Leadership has been the subject of study at least since Plato in the fourth century BC. Since then, various theories of leadership have been developed. Some examine what a leader looks like, others what a leader does, while others, how he or she manages people. Modern studies tend to focus on the impact leaders have on the individuals and organisations they lead.1
Such a vast subject can hardly be covered in a brief series of articles, but it may be helpful to unpack it and introduce some of the literature available. I hope, therefore, you will join me on a journey into leadership—feel free to discuss the issues in the comment section below. You are also welcome to pass on the articles to anyone you think may benefit.
Nature or nurture?
The key question most leadership studies ask is whether leaders are born or made. Can you learn to be a leader? Of course, those who answer the question (including this writer) are usually in the (paid) business of training leaders, so will naturally be biased towards the idea that leadership can be learned. However, there may be truth in what they say.
In his book, The Leadership, Mark Manley says, “There is no leadership gene in our genetic make-up, but there are characteristics or dimensions of leadership that need to be developed.”
Peter Drucker, in The Effective Executive writes, “…there is no ‘effective personality’. The effective executives I have seen differ widely in their temperaments and their abilities, in what they do and how they do it, in their personalities, their knowledge, their interests – in fact in almost everything…. All they have in common is the ability to get the right things done.”
But is that ability natural? Are they born with it, or is it something they learned along the way?
Kouzes and Posner, in their book The Leadership Challenge, write, “We’re all born. What we do with what we have before we die is up to us.”
The habits of a leader
Back in the fourth century BC, Aristotle wrote, “We are what we repeatedly do. Excellence, then, is not an act, but a habit.” Peter Drucker came to the same conclusion about effective executives: “What all these effective executives have in common is the practices that make effective whatever they have and whatever they are.” He went on to say, “Effectiveness, in other words is a habit, that is a complex of practices.”
Other writers agree with him: Stephen Covey with his The 7 Habits of Highly Effective People, and Jim Collins in Good to Great with his “…greatness is not primarily a matter of circumstance; greatness is first and foremost a matter of conscious choice and discipline.”
It is fairly obvious that some leaders have natural advantages that take them to the top of the pile, but even the greatest of them have to learn and constantly practice the art and craft of leadership so as to stay at the top and remain effective.
Six months after moving into the White House, President Barack Obama hosted a dinner for nine leading historians who had written extensively about previous US presidents. He asked each of his guests to talk about the presidents he or she had studied, with the goal of providing insights into the problems that he would face in his presidency.2 It is something he has done every year since.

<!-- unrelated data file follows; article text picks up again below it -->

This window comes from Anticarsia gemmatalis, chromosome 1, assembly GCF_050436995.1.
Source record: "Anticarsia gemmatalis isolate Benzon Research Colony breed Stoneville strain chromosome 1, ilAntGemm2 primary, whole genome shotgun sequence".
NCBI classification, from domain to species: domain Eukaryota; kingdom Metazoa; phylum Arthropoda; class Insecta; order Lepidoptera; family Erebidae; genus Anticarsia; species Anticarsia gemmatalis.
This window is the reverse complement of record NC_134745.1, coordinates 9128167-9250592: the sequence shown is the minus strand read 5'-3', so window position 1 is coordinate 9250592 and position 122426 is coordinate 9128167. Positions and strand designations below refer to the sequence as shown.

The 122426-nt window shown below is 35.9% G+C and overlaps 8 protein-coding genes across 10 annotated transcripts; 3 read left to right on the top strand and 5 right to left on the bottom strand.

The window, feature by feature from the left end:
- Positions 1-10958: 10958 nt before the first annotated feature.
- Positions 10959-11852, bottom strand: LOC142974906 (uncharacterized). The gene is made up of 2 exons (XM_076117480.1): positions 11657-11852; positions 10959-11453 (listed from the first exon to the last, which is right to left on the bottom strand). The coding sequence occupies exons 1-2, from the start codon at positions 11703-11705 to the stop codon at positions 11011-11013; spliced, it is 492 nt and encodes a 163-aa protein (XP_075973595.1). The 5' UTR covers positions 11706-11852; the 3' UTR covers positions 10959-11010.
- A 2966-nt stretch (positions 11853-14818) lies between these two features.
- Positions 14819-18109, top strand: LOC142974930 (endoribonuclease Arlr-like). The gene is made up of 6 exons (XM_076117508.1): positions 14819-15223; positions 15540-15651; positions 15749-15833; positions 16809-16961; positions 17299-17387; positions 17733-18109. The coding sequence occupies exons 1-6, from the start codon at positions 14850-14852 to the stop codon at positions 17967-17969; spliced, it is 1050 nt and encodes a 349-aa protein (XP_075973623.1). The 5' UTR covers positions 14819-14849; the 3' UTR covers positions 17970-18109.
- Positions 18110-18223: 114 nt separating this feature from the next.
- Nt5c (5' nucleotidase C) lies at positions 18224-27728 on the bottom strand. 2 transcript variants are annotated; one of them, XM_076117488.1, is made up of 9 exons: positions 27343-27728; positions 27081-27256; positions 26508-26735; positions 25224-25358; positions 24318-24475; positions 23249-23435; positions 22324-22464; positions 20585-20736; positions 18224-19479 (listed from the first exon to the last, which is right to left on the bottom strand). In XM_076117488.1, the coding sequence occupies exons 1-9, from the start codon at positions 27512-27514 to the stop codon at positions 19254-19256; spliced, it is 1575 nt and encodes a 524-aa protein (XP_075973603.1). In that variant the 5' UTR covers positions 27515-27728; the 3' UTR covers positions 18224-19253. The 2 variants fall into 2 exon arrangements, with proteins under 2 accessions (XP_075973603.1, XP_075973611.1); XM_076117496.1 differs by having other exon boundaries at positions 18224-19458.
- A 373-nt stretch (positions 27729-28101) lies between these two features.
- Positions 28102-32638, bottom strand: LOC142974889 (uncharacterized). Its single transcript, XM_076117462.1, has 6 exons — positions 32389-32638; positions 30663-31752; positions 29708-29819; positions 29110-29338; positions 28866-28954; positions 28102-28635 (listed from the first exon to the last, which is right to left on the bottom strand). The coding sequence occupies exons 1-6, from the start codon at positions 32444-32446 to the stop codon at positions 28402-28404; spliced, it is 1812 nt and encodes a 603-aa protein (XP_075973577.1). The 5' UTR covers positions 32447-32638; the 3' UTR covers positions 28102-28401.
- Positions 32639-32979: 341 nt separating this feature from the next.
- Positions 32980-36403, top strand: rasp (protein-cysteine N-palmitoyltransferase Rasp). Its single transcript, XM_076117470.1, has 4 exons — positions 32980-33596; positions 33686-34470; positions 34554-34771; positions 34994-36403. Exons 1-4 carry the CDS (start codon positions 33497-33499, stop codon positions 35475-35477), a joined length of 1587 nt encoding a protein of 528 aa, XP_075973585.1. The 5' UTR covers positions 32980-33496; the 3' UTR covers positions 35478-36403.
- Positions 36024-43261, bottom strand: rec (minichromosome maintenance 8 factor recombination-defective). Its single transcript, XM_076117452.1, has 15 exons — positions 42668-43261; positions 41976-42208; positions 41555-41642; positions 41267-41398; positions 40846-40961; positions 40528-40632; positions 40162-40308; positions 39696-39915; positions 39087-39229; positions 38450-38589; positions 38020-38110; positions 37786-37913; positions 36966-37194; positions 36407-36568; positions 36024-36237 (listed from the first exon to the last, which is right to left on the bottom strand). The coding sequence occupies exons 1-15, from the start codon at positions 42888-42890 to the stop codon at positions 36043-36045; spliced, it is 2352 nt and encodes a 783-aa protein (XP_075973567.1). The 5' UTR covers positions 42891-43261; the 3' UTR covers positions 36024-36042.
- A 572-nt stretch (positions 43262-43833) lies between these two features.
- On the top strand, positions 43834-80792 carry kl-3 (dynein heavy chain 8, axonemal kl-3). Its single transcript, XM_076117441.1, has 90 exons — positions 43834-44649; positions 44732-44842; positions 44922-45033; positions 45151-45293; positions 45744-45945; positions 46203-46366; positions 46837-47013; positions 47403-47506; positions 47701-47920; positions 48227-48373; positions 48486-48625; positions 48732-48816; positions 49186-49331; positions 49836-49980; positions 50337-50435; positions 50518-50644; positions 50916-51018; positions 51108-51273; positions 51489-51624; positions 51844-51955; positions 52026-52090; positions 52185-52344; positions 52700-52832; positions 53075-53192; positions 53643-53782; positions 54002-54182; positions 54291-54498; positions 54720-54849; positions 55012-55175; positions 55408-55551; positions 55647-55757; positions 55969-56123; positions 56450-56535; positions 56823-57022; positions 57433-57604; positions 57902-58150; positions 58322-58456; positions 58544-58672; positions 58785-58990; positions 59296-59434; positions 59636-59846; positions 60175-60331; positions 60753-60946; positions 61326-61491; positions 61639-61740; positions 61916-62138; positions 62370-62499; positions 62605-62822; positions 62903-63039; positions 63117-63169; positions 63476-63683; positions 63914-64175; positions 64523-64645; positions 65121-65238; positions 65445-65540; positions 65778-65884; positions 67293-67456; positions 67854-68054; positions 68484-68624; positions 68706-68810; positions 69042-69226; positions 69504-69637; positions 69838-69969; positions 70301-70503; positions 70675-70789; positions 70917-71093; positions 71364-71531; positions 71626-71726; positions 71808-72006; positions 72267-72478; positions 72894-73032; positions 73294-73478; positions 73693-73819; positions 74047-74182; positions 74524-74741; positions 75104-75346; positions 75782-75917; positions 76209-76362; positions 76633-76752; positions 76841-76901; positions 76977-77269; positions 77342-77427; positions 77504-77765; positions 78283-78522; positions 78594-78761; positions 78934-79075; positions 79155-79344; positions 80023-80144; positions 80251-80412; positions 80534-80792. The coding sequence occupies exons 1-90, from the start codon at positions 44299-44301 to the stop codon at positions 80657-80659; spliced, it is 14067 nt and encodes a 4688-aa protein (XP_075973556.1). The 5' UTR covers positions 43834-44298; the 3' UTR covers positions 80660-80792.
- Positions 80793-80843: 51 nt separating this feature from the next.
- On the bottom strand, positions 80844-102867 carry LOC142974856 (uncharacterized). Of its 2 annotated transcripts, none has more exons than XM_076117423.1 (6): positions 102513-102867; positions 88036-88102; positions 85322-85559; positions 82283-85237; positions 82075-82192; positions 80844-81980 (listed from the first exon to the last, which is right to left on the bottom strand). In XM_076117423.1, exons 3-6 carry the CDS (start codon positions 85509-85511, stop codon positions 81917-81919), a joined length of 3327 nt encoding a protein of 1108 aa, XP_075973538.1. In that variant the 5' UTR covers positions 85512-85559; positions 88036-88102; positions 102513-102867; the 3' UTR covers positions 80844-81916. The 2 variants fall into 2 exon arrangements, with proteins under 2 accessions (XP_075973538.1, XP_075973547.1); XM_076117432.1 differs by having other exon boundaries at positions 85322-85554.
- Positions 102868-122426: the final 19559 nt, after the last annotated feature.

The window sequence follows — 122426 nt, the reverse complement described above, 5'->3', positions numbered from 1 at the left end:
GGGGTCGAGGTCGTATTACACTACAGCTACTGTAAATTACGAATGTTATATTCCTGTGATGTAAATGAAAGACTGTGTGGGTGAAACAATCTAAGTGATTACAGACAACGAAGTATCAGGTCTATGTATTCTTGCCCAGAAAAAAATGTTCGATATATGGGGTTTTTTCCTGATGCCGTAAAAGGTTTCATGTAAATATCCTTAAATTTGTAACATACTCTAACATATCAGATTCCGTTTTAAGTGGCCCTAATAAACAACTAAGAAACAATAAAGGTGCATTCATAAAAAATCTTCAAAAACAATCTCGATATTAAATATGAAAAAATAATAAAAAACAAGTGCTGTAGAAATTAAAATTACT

The practices or habits of leadership are deceptively easy to understand but exceptionally difficult to do. It is the doing of them, day after day, week after week, year after year that will help prepare us for effective leadership.
The followers of a leader
The word “leader” itself gives a clue as to what a leader is. It implies followers. Various writers suggest that the answer to the question, ‘Am I a leader?” is simply, “Do you have any followers?”
Why do we follow a leader? Often for fairly selfish reasons: the leader will make possible, or help us achieve, what we want. Sometimes our reasons are more altruistic: the leader will achieve what we believe in, will make possible the future we dream of.
Either way, it is the leader’s vision of the future that inspires followers. As we will see, leadership starts with a vision, is driven by values and maintained by habits.
Our leadership roles
Leadership roles come in all shapes, sizes and durations: leaders may be required to lead a country, a business, an NGO, a sports team or a small group on a short-term project. Each of us has some measure of leadership responsibility, whether in the workplace, at home, in the community, in a faith-based group or on the sports field. Sometimes leadership is imposed on us, more or less permanently, because of our role or position; sometimes we assume leadership in a particular situation for a certain period or for the life of a project.
Kouzes and Posner said, “Somewhere, sometime, the leader in each of us might get the call to step forward…. By believing in yourself and your capacity to learn to lead, you make sure you’ll be prepared when that call comes.”
Next up, “Vision, Values and Habits: buzzwords or key concepts?”